Amost 40 years ago I went to Paris on a class trip at Easter time and as soon as we landed at Orly that je ne sais quois hit me. I wandered around Montmarte and the Louvre like a person possessed. I did note that the classmates with me were not as smitten, but, I digress.
I grew up in an area 45 minutes from both NYC and Philadelphia. Crowded, never-ending road construction, frigid winters, virtually constant rush-hour type traffic. I recall promising myself when I was around 10 or 11 that I was going to get out of NJ. Just a few months before my 17th birthday I knew where I was eventually going to wind up: France.
As I say, it took almost 40 years, but I’m here. A dream realized, and the only regret is that my kids can’t be here to experience this wonderful country.
Perfect? Of course not. As my pastor used to say, all of the perfect people are in Heaven. But the quality of life here is, to me, unquestioningly superior. Can I go to the supermarket (or anywhere else) on Sunday? No. Can I get a huge steak with all the trimmings at an all-night diner for $12? No. Do I need to have a McDonalds, Burger King, Wendy’s, Sonic, Hardees, or Roy Rodger’s at every other corner, just in case I feel the need to stuff my face with grease and fat? No.
As mentioned by others in this discussion, whatever problems you had in the old country, your’e going to have here. History tailgates. I chose NOT to entertain the stressed-out life with the stressed-out problems that come from living in a stressful place. This is a new time, a new place, and to make the best of what you have is a very healthy way to live.
Oh, did I mention that I love it here?


(Victoria FERAUGE) #15

I have to agree. In Paris and in the close suburbs and cities we are incredibly spoiled with trains, tramways, metros, buses and so on. From Versailles I have at least two options for getting into the city center relatively quickly. But when I go to the Limousin or the southern coast of Bretagne the options are quite limited. A real problem for my mother-in-law who doesn’t drive. To get from the nearest train station to the summer house it is taxi or…nothing!


(Sholu Pande) #16

To this day I don’t understand why people buy massive estates in the middle of nowhere and then complain about the time and money it costs for the upkeep, and the isolation in winter. Most of France gets weather - including snow, fog, ice - conditions in which people don’t want to drive at night. We live in a small village which at least has a bistro, so you can have drink with friends and neighbours and don’t have to drive for miles to buy your bread. But I do find the lack of public transport annoying - not for myself so much as for the fact that a country that thinks nothing of spending billions on pretty marginal subsidies (all the ‘associations’ for a start) won’t spend it on something useful and environmentally friendly like public transport. But then its Parisians who decide these things and they’re alright in Paris.


(Helen Laundon) #17

Well put Gill. I agree entirely…there are BAD days (especially the paperwork bit) but on balance I think we are better off here in France.

I sometimes question whether I should go back (especially since my husband suddenly died 2 years ago) but I can’t see what the UK has to offer me and my two young children. Life would probably be easier in the UK but then we wouldn’t have the sunshine and all the sports that the Alps has to offer us. It is wonderful to see my children growing up in this environment and that they are becoming billingual. :slight_smile:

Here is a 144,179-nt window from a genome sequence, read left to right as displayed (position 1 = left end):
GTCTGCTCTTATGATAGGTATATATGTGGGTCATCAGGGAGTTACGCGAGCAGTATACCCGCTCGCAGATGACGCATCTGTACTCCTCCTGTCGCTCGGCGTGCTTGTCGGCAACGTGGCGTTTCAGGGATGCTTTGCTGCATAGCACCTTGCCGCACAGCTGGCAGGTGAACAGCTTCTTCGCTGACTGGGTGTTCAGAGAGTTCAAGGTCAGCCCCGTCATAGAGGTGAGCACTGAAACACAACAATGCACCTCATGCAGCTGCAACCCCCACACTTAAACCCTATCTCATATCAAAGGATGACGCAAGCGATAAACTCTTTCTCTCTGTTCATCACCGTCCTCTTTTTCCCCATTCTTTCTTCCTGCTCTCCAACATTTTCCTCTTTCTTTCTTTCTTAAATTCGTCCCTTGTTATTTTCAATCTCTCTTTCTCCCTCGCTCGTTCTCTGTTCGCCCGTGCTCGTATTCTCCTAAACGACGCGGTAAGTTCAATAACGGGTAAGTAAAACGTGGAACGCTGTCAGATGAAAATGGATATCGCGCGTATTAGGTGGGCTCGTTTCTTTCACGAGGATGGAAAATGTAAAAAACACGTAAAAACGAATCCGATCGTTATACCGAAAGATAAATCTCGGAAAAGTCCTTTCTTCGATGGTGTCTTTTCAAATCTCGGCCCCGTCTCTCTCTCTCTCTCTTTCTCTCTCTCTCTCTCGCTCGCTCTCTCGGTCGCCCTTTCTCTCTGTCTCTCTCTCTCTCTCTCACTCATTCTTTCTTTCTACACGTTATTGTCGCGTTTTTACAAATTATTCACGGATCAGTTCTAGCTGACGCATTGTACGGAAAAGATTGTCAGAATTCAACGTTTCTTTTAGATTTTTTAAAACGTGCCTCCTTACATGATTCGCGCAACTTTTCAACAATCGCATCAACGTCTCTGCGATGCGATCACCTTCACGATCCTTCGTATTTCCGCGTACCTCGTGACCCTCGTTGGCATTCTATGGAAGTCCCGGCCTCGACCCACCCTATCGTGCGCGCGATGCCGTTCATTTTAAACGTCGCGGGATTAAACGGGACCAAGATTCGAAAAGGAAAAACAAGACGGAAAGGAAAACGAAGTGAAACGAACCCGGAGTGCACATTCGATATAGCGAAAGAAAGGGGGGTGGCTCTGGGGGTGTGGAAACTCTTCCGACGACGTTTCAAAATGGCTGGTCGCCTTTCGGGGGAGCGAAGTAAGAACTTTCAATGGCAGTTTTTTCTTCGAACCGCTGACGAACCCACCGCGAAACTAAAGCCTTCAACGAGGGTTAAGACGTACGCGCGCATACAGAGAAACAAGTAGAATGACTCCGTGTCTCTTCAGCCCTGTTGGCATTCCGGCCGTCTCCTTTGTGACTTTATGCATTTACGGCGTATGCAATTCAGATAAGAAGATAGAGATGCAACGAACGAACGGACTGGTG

(Chris Butler) #18

An interesting article. What I don’t understand with these types of articles, or life decisions is that they are never using comparative situations. Living in a remote location here in France cannot be compared to living in Surrey - what were they expecting? I too have lived in a litte village, 30 kms from the nearest town and would agree that activities and opportunities are limited, but rather than head back to the U.K. moved to the wonderful city of Montpellier and we haven’t looked back. There is no utopia so why would we expect anywhere to fulfill all, and dare I say, mostly unrealistic dreams that we have.


(Victoria FERAUGE) #19

My, that is a depressing article. However, it’s not so surprising - an enormous number of migrants head home fairly soon after landing in their new home. Just look at some of the stats for ex-pats sent by companies to all parts of the world - they are sent out at enormous expense and they end up coming home because it just doesn’t work (kids are miserable, spouse can’t find a job, life is just too different).

I’ve lived in France for a long time and I will admit (and I’ve written about it on my blog) that there are have been moments where I have been crying in my kitchen and vowing to take the next plane out to Seattle. First reason to stay is sheer stubbornness - going back is giving up and I refuse to give up. I WILL make my life here and have a career and a life. Second reason is that leaving would mean leaving my children. Their country of residence is France and I am not allowed to take them out the country without my French spouse’s permission (hell, even though they were born in the US, they can’t even have a US passport without his signature). Last reason (perhaps the most important) is that I have so many people here that I love that I can’t imagine a life without them.


(Irene Cros) #20

To Susan Jeanbrun, (loved your reply) - That last description sounds exactly like me :slight_smile:

Does that mean I should take care where I walk, and avoid everyone that looks British ?